What happens when the world’s greatest saxophone player journeys into the innermost depths of his soul to make music that expresses his inner peace and spiritual awakening? John Coltrane’s complete submission to God while he cleansed himself of substance abuse resulted in ‘A Love Supreme’, an album that is beautifully honest and incredibly soulful. In Coltrane’s own words, written on the liner notes of the LP, he says ‘This album is a humble offering to Him. An attempt to say "THANK YOU GOD" through our work, even as we do in our hearts and with our tongues. May He help and strengthen all men in every good endeavour.”
While with Miles Davis, Coltrane had worked on the ideas of ‘modal jazz’ in the path-breaking album, ‘Kind Of Blue’ and then some of his solo subsequent albums. But it’s here that he took it to a visceral level with his wonderful quartet featuring McCoy Tyner (piano), Jimmy Garrison (bass) and Elvin Jones (drums).
Based on 4 keys, the 4 part suite is a 33 minutes hymn. The album starts off with Acknowledgement’s bang of a gong, followed by cymbals. Garrison’s bass comes in with the four-note motif that structures the entire album. And then Coltrane's solo follows. Apart from the solo, the variations of the motif, at one point, Coltrane repeats the four notes over and over in different manners. And then the chanting by Coltrane, ‘A Love Supreme’ comes in. Almost like a tribal mantra.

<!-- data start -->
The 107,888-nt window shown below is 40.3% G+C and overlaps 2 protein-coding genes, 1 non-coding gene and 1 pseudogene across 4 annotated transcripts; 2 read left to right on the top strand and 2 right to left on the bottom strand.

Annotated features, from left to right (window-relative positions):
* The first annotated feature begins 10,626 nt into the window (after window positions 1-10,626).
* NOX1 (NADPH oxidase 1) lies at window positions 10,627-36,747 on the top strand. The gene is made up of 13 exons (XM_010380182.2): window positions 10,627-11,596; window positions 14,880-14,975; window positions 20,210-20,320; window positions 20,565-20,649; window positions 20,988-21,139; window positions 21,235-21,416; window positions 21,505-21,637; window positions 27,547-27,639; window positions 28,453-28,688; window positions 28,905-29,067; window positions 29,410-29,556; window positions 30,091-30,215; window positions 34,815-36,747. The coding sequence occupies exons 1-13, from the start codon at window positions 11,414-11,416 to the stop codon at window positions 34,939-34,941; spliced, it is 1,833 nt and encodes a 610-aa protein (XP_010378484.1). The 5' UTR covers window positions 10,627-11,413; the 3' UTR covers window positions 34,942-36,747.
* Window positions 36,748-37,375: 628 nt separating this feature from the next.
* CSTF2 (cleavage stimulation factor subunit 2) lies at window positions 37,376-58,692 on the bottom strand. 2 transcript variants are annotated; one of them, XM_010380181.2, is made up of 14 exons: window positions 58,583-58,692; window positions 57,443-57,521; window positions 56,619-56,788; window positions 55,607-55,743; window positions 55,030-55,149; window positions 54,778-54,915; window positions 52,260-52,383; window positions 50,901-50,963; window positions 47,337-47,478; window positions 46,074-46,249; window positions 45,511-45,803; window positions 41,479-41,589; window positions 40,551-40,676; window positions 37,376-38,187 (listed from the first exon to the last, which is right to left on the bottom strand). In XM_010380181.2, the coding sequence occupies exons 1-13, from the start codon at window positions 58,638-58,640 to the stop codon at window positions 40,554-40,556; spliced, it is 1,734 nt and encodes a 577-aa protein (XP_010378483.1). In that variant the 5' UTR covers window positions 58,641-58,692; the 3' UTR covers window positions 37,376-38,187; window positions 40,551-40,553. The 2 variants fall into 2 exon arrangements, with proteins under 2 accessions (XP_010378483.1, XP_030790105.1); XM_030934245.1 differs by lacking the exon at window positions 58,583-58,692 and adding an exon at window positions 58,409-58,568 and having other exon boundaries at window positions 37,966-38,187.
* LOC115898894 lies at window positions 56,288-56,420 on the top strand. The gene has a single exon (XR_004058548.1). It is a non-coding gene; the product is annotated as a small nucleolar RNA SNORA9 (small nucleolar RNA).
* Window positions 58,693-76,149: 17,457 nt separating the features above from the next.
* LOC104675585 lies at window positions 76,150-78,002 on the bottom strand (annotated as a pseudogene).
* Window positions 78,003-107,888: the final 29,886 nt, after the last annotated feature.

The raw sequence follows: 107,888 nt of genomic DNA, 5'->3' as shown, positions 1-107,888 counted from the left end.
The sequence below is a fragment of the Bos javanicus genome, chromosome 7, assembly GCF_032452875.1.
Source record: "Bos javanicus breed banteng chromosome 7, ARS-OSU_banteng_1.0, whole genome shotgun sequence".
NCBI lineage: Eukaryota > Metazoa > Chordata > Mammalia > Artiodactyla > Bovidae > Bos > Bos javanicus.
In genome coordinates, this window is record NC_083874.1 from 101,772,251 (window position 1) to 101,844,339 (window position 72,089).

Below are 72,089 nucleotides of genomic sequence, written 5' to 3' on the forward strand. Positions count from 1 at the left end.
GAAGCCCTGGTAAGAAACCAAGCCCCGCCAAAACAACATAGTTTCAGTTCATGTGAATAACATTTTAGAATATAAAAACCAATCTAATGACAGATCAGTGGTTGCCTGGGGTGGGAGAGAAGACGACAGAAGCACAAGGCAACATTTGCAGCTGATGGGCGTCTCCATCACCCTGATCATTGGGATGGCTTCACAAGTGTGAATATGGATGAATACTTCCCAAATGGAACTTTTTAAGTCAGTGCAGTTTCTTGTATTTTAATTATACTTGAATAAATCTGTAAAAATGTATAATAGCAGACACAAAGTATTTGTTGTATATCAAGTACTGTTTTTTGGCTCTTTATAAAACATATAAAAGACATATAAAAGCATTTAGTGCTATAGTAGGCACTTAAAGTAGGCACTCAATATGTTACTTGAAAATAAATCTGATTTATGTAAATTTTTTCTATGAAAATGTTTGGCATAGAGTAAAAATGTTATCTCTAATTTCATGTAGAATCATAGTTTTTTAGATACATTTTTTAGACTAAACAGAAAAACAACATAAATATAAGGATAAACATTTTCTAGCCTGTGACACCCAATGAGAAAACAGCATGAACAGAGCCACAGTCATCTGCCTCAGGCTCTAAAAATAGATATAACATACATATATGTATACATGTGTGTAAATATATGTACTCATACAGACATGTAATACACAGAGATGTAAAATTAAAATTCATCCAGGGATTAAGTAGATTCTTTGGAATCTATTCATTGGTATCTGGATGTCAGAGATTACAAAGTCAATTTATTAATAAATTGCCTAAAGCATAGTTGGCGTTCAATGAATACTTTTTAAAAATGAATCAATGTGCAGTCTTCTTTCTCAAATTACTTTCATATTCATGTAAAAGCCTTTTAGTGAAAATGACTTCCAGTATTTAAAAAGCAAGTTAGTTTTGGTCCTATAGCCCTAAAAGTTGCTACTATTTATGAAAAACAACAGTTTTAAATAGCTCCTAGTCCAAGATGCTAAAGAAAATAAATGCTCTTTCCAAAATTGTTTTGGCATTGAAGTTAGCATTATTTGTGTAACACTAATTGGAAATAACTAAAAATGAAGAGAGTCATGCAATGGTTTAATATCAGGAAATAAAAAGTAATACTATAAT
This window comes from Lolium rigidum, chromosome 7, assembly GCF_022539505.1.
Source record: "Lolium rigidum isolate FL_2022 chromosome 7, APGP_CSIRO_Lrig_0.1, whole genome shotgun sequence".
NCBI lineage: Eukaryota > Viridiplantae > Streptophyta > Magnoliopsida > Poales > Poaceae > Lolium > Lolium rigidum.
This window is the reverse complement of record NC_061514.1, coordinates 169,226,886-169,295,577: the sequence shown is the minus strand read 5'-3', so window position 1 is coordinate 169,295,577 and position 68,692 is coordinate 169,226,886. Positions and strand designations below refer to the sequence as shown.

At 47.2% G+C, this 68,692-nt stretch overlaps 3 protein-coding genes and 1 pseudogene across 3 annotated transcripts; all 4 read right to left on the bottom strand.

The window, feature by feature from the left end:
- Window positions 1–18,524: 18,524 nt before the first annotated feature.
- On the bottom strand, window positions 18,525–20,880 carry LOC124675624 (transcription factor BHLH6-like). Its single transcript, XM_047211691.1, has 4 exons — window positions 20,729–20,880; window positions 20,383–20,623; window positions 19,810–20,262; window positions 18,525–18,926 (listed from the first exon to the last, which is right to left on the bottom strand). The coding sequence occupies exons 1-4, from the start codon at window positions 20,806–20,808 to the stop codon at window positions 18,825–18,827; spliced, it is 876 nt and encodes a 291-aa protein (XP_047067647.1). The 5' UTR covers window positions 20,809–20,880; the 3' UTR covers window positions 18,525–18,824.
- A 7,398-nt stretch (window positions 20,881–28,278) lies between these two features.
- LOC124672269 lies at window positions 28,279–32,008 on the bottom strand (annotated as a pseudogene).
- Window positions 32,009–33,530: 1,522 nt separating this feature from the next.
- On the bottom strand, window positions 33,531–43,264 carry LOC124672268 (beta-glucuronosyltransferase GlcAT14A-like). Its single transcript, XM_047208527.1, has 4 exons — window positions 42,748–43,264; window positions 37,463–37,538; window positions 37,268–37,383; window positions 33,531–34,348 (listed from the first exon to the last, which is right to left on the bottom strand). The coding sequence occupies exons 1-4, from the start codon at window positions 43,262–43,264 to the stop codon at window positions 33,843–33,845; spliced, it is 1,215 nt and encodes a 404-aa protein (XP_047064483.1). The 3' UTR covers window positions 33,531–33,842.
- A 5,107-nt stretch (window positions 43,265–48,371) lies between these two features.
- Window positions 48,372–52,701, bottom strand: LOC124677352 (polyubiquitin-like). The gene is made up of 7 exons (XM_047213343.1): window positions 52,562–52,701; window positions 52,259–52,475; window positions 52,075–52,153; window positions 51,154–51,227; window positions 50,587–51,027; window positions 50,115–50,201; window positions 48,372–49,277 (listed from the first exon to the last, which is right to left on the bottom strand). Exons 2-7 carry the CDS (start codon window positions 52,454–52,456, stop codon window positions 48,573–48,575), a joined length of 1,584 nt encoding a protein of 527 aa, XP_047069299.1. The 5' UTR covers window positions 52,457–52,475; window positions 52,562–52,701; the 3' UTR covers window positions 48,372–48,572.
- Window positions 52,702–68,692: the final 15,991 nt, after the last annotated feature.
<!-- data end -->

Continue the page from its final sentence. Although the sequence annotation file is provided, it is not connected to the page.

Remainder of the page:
Then comes Resolution, Pursuance and the final movement, Psalm, wherein Coltrane performs what he called a ‘musical narration’ of a devotional poem he included in the liner notes.
The Guardian’s jazz critic panned the album when it was released by calling it ‘an exercise in monotony’. Today it stands tall as one of the greatest jazz albums of all time, featuring in any noteworthy jazz collection. The sales figures of the album also narrate its huge success.
Personally speaking, I didn’t get the album when I heard it for the first time. Perhaps because I was relatively new to jazz at that point in time. But today on every listen, I get gooseflesh and even tears, if I am a couple of Scotches down. Especially on the final movement Psalm.
I am an atheist so how do I explain it? It’s the power of the honesty and the depth of Coltrane’s feeling that has come out in this incredible and timeless piece of work. Add to that, the fact that he was the finest in saxophone playing business.
Although, some will say that there is a believer hiding somewhere inside me. Well, I do believe in John Coltrane!
Genre: Modal Jazz / Avant-Garde Jazz / Free Jazz
Producer: Bob Thiele
Reviewed by Meraj Hasan
Meraj Hasan is a Mumbai based communication professional (and an amateur poet/musician) with a passion for listening to music the vinyl way. His 25 year old Technics turntable along with a humble collection of LPs across genres like Classic rock, Classical, Blues and Jazz (amongst others) are his prized possessions.
He can be reached at +91 9833410791 or email: firstname.lastname@example.org